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April 21, 2020

Banks notice a rise in credit card skimming amid covid-19

By Mohamed Dabo

As consumers everywhere take to online shopping amid coronavirus social distancing and lockdown mandates, cybercriminals are increasingly focusing on the digital crime of credit card skimming.

The rise in credit card skimming is part of the proliferation of cybercrimes in general as fraudsters and organized crime groups seek to take advantage of the coronavirus pandemic.

Credit card skimming is a type of credit card theft where crooks use a small device to steal credit card information in an otherwise legitimate credit or debit card transaction. When a credit or debit card is swiped through a skimmer, the device captures and stores all the details stored in the card’s magnetic stripe.

Better and improved skimmers

Most often nowadays, credit card skimming happens when malware is injected into a shopping payment page with the goal of stealing credit card information.

This is different from the older method where criminals use physical card skimmers hidden within, for example, ATM credit card readers.

“While digital skimming has been around for many years, the current pandemic creates a unique situation where more online transactions are getting processed than usual,” said Jérôme Segura, director of Threat Intelligence at Malwarebytes, an American internet security company.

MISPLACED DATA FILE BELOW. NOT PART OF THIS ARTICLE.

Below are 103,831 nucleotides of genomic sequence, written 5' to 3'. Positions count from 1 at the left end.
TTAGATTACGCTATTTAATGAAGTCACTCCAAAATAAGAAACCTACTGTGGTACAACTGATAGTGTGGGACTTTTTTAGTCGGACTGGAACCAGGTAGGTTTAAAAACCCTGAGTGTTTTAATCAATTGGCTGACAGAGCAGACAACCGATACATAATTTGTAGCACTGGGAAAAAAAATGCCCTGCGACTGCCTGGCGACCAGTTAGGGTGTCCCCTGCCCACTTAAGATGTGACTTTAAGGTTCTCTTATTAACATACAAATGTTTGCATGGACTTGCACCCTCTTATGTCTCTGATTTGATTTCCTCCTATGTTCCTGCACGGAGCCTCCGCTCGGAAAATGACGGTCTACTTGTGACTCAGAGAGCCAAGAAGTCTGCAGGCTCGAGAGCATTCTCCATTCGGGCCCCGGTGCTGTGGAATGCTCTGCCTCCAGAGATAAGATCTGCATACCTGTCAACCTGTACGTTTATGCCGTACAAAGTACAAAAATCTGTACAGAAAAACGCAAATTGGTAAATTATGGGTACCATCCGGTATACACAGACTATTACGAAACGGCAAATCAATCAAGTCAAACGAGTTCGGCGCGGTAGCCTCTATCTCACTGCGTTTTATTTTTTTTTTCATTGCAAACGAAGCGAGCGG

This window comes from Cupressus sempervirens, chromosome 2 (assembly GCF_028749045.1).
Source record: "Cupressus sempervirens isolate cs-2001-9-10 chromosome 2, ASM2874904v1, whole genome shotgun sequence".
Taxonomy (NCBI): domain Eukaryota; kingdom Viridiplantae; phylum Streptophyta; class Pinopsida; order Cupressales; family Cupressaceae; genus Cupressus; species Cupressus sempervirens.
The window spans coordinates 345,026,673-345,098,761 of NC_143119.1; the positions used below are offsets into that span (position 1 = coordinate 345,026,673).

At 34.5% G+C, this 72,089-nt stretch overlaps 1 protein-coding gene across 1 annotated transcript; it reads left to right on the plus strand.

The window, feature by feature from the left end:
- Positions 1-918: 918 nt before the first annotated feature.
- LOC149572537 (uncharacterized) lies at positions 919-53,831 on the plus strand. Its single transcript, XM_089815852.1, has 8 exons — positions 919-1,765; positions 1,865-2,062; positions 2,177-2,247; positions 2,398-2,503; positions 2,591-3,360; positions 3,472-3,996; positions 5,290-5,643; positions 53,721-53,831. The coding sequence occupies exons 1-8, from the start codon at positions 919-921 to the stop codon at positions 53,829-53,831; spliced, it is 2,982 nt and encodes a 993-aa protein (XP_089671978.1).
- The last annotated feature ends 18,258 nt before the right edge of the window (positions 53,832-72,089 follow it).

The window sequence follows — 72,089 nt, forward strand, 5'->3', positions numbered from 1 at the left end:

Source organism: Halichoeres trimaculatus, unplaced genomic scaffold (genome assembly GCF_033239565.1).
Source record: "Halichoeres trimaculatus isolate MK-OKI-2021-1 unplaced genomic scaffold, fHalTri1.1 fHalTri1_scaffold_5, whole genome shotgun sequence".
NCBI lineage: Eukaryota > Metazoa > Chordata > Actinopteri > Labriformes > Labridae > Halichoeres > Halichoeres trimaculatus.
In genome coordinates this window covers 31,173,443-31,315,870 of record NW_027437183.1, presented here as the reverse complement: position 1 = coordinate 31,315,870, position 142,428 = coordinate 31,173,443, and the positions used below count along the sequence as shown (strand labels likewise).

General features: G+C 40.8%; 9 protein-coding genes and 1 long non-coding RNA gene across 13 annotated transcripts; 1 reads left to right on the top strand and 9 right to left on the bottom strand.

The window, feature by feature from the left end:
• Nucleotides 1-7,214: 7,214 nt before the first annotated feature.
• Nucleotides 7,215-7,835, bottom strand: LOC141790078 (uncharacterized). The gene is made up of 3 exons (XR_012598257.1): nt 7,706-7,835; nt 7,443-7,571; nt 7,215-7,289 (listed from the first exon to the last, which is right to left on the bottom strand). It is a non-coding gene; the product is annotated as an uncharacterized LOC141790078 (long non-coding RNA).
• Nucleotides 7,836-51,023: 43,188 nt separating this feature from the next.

“And many folks are learning about shopping online for the first time.”

Credit card skimming campaigns

One of the more infamous cases of digital credit card skimming happened in 2018, when the data from 380,000 cards was stolen from the British Airways site. This was attributed to Magecart, an umbrella term that covers numerous distinct cybercriminal groups.

On March 20 this year, Malwarebytes uncovered a credit card skimming campaign on the popular Tupperware site.

The official Tupperware site was compromised “by hiding malicious code within an image file that activates a fraudulent payment form during the checkout process,” said Segura.

“As a consumer, there is usually little to no indication that the site you are about to enter your credit card details into is unsafe. This is a bonanza for criminals who can expect a higher yield from the stores they have already compromised,” he said.

How to protect yourself

There are things you can do to minimise the risk of online fraud, by practicing safe online shopping, Segura said:

Avoid entering your payment information into too many different sites. Instead, try to stick to one or two major portals that already have that data stored in your account profile.

Use antivirus software that offers web protection.

Check your bank and credit card statements on a regular basis.

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